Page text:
A prominent question in political theory has been to ask, “Who should rule in society”? Who should make the rules that govern us all? Who should legislate? For Plato, it was the philosopher; for Erasmus, the virtuous; for Machiavelli, the powerful; for Lenin, the proletarians with power secured for them by a vanguard party.
But before we can ask "who should rule in a society"?, we must establish why anyone has a right to rule at all. Unless you believe that “might makes right” there must be some ground for human authority. In a word, God.
Founding father, James Otis, "Parliaments are in all cases to declare what is for the good of the whole; but it is not the declaration of Parliament that makes it so: There must be in every instance a higher authority, viz. God." God is the Ground of Legislative Authority As Creator, God is the ground for all rules that bind men. He has made known His will through a moral law that is a reflection of His character. A part of the task of government is to make laws based on God’s moral laws. God’s moral laws come to us in the form of divine commands that bind us. Furthermore, God has given us an intuitive grasp of these commands as a part of the “law written in our hearts…” We often refer to this "law written in our hearts" as "conscience." This “law written in our hearts” is that set of divine commands that we find revealed in the Bible, commands that prohibit such acts as killing and stealing.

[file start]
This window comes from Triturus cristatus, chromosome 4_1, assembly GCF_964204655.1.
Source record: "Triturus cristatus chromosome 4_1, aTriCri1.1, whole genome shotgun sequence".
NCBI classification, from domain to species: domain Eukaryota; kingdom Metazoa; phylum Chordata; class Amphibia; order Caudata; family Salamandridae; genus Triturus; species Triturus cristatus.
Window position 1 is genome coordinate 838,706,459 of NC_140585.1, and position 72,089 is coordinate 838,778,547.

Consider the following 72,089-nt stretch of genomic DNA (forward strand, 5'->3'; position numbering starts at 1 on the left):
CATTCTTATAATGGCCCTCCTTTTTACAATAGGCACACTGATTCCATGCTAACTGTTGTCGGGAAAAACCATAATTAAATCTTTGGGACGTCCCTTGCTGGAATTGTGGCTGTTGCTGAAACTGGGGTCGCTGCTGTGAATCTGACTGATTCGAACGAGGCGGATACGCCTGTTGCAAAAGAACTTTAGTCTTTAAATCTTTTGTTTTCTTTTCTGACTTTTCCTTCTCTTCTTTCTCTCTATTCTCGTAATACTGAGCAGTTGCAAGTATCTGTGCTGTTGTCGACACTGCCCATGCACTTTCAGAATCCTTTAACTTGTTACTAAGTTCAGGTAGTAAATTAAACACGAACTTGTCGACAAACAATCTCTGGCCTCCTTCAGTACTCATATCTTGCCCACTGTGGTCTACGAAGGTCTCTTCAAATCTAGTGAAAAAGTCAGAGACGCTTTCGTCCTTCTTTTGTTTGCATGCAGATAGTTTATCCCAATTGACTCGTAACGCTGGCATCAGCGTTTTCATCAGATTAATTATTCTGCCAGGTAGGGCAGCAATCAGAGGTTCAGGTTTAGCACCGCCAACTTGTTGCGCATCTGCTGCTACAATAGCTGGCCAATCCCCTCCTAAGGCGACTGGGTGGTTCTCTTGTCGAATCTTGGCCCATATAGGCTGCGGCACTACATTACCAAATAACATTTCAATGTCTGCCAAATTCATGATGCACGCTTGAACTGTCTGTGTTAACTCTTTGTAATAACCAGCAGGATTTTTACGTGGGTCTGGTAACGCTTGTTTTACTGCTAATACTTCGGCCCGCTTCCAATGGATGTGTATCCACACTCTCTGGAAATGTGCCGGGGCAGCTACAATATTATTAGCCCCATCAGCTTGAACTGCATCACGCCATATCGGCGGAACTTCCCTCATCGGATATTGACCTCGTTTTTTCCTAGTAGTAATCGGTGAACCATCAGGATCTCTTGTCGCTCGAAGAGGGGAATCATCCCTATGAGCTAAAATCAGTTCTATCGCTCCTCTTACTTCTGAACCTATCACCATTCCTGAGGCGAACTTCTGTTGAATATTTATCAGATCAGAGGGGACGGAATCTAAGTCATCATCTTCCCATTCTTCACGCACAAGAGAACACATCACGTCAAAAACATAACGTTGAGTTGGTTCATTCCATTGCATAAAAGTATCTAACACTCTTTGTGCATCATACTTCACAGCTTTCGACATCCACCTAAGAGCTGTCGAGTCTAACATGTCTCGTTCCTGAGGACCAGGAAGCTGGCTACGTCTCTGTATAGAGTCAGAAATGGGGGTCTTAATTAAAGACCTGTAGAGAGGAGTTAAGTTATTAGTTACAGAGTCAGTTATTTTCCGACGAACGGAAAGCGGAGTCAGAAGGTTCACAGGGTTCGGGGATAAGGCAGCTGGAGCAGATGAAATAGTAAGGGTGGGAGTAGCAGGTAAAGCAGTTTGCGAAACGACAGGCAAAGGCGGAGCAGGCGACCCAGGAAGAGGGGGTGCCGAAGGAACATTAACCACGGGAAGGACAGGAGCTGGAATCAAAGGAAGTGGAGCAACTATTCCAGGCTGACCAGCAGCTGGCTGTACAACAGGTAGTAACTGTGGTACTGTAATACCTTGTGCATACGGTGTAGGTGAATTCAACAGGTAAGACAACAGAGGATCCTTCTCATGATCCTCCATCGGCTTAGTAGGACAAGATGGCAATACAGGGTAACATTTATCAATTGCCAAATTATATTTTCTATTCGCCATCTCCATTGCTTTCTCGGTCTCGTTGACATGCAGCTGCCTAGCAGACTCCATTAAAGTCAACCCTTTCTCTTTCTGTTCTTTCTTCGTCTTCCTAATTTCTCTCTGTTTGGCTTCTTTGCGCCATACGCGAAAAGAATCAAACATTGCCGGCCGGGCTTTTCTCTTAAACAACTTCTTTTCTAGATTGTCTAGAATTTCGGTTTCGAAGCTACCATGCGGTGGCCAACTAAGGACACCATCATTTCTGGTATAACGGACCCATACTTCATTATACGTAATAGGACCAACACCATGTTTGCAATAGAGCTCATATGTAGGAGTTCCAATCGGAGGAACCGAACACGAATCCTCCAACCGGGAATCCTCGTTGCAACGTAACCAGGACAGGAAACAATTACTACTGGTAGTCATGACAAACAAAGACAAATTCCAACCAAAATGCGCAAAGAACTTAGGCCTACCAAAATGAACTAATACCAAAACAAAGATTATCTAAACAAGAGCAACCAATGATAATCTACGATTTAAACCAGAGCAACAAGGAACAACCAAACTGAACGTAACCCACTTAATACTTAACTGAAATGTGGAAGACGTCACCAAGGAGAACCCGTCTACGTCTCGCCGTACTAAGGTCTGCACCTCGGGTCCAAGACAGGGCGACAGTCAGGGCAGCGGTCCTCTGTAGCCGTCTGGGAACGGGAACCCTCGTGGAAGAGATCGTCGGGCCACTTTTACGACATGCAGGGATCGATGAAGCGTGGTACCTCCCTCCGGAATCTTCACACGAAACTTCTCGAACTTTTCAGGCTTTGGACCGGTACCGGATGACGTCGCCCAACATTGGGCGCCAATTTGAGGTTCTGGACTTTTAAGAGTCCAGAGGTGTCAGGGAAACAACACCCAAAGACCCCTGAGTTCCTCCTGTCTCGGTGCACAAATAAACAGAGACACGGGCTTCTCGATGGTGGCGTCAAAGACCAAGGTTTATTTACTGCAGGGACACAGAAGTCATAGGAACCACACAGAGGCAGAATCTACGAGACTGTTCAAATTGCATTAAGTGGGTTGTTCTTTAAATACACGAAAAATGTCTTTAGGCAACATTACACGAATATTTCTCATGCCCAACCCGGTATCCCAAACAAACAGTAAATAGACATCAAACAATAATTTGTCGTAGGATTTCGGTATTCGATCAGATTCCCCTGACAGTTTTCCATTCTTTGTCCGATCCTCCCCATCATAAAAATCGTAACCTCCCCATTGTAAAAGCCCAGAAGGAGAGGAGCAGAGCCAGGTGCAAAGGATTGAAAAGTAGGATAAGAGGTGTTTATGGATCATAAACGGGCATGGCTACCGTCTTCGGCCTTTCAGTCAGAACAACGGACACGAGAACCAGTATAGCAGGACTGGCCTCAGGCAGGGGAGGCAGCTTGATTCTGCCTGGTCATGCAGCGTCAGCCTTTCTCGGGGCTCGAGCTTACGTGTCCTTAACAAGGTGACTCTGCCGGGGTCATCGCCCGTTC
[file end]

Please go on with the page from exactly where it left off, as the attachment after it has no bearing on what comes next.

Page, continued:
Governments are under these divine commands because God has both the power and the right to make rules that bind all men. He has the right in the sense that he is the Creator of all things. As an act of His sovereign right and power, God has delegated to government the authority to impose penalties on the violations of these divine commands. In western democratic nations, we have mostly delegated that function of lawmaking to the legislature.
What's Binding; What's Not Many today, including many Christians, are confused about what aspects of the Bible are binding upon a society and what aspects are not. First, let’s deal with what is binding. God’s moral law is binding; this is not optional. Men are to pass laws that reflect God’s rules given in the form of commandments.